American Society of Regional Anesthesia and Pain Medicine February 2015 - (Page 20)

Palliative Care and Pain Medicine-Beyond Intrathecal Pumps and Opioids with expertise in these domains and a focus on interdisciplinary collaborative care, can help provide an extra layer of support to these patients and families as well as the clinicians caring for them in both the inpatient and outpatient setting. Halena M. Gazelka, MD Anesthesiology, Pain Medicine, and Palliative Medicine Jacob J. Strand, MD General Internal Medicine and Palliative Medicine Mayo Clinic Rochester, Minnesota Section Editors: Andrea Nicol, MD, and Kevin Vorenkamp, MD " W hat is palliative care?" is one of the more common questions we hear when introducing ourselves on our inpatient hospital consult service. Patients, nursing staff, and fellow clinicians are often unsure about our role in patient care or associate our presence with end-of-life care. As a relatively new specialty, and one that grew out of the hospice movement, it is understandable that people would ask such questions. With the ever-increasing complexity of care for patients with serious illnesses and the growing evidence for introducing palliative care early in the course of a patient's care, palliative care providers are strongly positioned to help educate providers from all specialties about the benefits of early collaboration. The provision of palliative care is rapidly becoming mainstream, with palliative care consultative services available in more than 60% of United States hospitals with greater than 50 beds and an even higher penetration (>85%) in hospitals with more than 300 beds.1 Palliative care teams help care for patients with a widevariety of serious illnesses, such as cancer, congestive heart failure, chronic obstructive pulmonary disease, end-stage renal disease, neurodegenerative disorders, and critically ill patients in a variety of intensive care unit (ICU) settings. As the evidence for earlier palliative care integration has increased, more programs are developing and staffing outpatient palliative care clinics to meet the needs of patients with a serious illness in a variety of care settings. THE CASE FOR PALLIATIVE CARE Palliative care teams focus on treating symptoms of a serious illness, including pain, dyspnea, fatigue, constipation, nausea, anorexia, insomnia, and depressed or anxious mood. Palliative care clinicians engage in complex communication interactions surrounding medical decision-making and look to help delineate a patient's goals, preferences, and values. This approach to care, done in collaboration with referring clinicians, seeks to both improve a patient's quality of life and help align a patient's care with those values, working to provide the right form of care, at the right time, in the right care setting. As palliative care has grown as a specialty, so too has the evidence for its involvement earlier in the course of a patient's serious illness. Early palliative care involvement has been shown to significantly reduce symptom burden such as dyspnea, anxiety, depression, and pain for a variety of patients with serious illness from cancer to heart failure to chronic obstructive pulmonary disease.2 Importantly, palliative care services have been shown to improve overall patient well-being and quality of life, reduce caregiver burnout, increase satisfaction with care, as well as reduce ER visits, hospitalizations, ICU and hospital length of stay, all without increasing mortality.3 In fact, we now have a number of well-designed clinical trials revealing that early palliative care involvement in patients with metastatic cancer may actually impart a survival advantage compared to standard care.4,5 "Palliative care providers are strongly positioned to help educate providers from all specialties about the benefits of early collaboration." Palliative care is specialized medical care for patients with serious illnesses. Our mission is to provide relief from the symptoms of serious illness while assisting patients and families with support in achieving their goals for medical care. Particular importance is placed on improving and achieving quality of life. Basic symptom management, prognostication, and clarifying treatment goals are inherent to the practice of nearly every medical specialty. However, the situations of patients suffering serious medical illnesses are often complex, fraught with difficult to manage symptoms, communication challenges, and a need to align treatment decisions with appropriate goals of care. Palliative care, 20 2 PALLIATIVE CARE COLLABORATION WITH PAIN MEDICINE SPECIALISTS The effective management of complex pain in patients with American Society of Regional Anesthesia and Pain Medicine 2015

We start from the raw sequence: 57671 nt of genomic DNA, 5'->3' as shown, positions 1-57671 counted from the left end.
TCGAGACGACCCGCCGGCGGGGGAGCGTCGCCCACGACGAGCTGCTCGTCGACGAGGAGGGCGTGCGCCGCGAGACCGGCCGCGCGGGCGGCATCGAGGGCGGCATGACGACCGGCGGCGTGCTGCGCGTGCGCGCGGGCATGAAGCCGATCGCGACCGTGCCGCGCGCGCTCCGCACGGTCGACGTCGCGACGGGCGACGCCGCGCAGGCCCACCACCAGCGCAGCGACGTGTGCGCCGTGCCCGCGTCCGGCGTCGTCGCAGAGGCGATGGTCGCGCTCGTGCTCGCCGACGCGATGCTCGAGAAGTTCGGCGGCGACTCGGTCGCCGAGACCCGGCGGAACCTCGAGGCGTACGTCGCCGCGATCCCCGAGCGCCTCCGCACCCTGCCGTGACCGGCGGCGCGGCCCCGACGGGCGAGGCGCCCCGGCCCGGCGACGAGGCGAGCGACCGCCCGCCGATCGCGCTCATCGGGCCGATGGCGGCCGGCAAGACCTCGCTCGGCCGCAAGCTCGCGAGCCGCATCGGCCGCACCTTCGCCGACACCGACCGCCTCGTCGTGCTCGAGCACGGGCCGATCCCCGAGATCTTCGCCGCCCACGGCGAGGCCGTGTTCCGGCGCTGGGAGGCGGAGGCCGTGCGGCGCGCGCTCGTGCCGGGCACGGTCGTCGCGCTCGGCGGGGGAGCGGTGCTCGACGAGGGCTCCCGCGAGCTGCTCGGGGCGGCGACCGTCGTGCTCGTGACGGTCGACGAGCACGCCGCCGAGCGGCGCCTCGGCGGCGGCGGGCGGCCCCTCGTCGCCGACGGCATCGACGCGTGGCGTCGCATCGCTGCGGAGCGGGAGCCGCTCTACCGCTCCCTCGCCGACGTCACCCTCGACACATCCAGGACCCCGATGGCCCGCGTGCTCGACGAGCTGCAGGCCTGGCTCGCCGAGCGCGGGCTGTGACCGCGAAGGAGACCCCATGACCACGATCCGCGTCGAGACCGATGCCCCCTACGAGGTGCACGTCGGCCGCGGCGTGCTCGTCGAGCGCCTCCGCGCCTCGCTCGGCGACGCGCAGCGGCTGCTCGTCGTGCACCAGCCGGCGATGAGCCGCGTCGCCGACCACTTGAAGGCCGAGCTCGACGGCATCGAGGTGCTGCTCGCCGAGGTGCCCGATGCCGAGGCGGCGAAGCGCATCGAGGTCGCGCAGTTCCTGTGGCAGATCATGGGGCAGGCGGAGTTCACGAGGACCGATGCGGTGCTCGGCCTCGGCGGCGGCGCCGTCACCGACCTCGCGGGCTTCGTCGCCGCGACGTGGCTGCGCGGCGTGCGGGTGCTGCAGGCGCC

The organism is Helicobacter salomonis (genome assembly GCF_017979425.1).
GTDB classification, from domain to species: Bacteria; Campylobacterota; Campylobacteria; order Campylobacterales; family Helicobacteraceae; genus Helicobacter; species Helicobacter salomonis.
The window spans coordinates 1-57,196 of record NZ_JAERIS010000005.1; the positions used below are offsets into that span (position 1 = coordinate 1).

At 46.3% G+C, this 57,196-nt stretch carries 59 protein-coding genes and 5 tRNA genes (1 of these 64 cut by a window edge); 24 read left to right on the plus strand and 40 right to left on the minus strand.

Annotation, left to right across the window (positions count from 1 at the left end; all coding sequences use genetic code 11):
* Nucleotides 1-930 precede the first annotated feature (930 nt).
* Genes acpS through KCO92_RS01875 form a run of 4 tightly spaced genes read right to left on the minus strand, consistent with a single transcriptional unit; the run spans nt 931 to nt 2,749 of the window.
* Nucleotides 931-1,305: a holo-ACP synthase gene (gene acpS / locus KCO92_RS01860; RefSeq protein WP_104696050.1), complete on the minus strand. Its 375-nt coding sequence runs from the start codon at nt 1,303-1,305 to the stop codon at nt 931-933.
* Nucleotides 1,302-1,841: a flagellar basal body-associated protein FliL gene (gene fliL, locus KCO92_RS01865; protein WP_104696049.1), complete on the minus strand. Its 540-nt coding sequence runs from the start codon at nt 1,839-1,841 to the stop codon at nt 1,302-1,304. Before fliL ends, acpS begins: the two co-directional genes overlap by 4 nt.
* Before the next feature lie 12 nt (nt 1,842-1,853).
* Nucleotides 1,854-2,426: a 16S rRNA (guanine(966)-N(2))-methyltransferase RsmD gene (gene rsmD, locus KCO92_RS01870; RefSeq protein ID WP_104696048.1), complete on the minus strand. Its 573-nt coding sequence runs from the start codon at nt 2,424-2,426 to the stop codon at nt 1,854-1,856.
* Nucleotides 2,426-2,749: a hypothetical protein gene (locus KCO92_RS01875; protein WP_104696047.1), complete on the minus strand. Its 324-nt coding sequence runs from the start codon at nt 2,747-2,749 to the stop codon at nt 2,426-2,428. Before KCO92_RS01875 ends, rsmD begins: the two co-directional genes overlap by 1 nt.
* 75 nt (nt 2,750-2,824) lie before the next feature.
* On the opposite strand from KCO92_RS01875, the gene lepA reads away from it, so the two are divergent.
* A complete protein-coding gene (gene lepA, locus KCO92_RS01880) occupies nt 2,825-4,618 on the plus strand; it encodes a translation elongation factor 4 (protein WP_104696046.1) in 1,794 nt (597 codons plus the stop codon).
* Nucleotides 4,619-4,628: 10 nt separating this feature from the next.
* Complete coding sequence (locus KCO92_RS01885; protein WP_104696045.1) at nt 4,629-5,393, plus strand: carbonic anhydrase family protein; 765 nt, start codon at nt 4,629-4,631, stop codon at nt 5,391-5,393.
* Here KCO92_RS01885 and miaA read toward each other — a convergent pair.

Table of Contents for the Digital Edition of American Society of Regional Anesthesia and Pain Medicine February 2015

In Memoriam : Alon Palm Winnie, M.D., ASRA Founding Father
President’s Message
40th Annual Regional Anesthesiology and Acute Pain Medicine Meeting
Resident and Fellow Events at the 2015 Spring Meeting
How We Do It: Managing an Acute and Perioperative Pain Medicine (APPM) Service at the University of Florida
Ketamine—an Old Drug with New Tricks
Optimal Postcesarean Delivery Pain Management
Palliative Care and Pain Medicine—Beyond Intrathecal Pumps and Opioids
Scientist Spotlight—Dr. Guy Weinberg, Trailblazer in Patient Safety

American Society of Regional Anesthesia and Pain Medicine February 2015